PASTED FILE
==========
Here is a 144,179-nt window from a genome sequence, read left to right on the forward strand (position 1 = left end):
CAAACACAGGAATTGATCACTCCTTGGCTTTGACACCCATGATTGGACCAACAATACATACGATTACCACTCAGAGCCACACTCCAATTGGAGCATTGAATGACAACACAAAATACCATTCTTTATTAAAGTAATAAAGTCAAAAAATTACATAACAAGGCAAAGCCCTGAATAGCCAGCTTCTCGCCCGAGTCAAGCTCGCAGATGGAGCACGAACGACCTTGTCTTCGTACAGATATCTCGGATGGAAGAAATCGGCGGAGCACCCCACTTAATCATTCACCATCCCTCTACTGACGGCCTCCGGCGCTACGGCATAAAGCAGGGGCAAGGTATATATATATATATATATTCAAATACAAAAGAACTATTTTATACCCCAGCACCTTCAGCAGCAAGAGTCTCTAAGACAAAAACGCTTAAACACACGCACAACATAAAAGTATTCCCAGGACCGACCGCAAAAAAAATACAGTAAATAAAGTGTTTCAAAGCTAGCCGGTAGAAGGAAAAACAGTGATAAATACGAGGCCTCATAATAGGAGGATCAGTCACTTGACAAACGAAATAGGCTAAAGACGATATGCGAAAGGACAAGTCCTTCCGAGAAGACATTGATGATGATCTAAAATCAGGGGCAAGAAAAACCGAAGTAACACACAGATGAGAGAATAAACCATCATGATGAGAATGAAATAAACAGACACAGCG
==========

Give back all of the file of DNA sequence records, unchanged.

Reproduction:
Here is a 144,179-nt window from a genome sequence, read left to right on the forward strand (position 1 = left end):
CAAACACAGGAATTGATCACTCCTTGGCTTTGACACCCATGATTGGACCAACAATACATACGATTACCACTCAGAGCCACACTCCAATTGGAGCATTGAATGACAACACAAAATACCATTCTTTATTAAAGTAATAAAGTCAAAAAATTACATAACAAGGCAAAGCCCTGAATAGCCAGCTTCTCGCCCGAGTCAAGCTCGCAGATGGAGCACGAACGACCTTGTCTTCGTACAGATATCTCGGATGGAAGAAATCGGCGGAGCACCCCACTTAATCATTCACCATCCCTCTACTGACGGCCTCCGGCGCTACGGCATAAAGCAGGGGCAAGGTATATATATATATATATATTCAAATACAAAAGAACTATTTTATACCCCAGCACCTTCAGCAGCAAGAGTCTCTAAGACAAAAACGCTTAAACACACGCACAACATAAAAGTATTCCCAGGACCGACCGCAAAAAAAATACAGTAAATAAAGTGTTTCAAAGCTAGCCGGTAGAAGGAAAAACAGTGATAAATACGAGGCCTCATAATAGGAGGATCAGTCACTTGACAAACGAAATAGGCTAAAGACGATATGCGAAAGGACAAGTCCTTCCGAGAAGACATTGATGATGATCTAAAATCAGGGGCAAGAAAAACCGAAGTAACACACAGATGAGAGAATAAACCATCATGATGAGAATGAAATAAACAGACACAGCG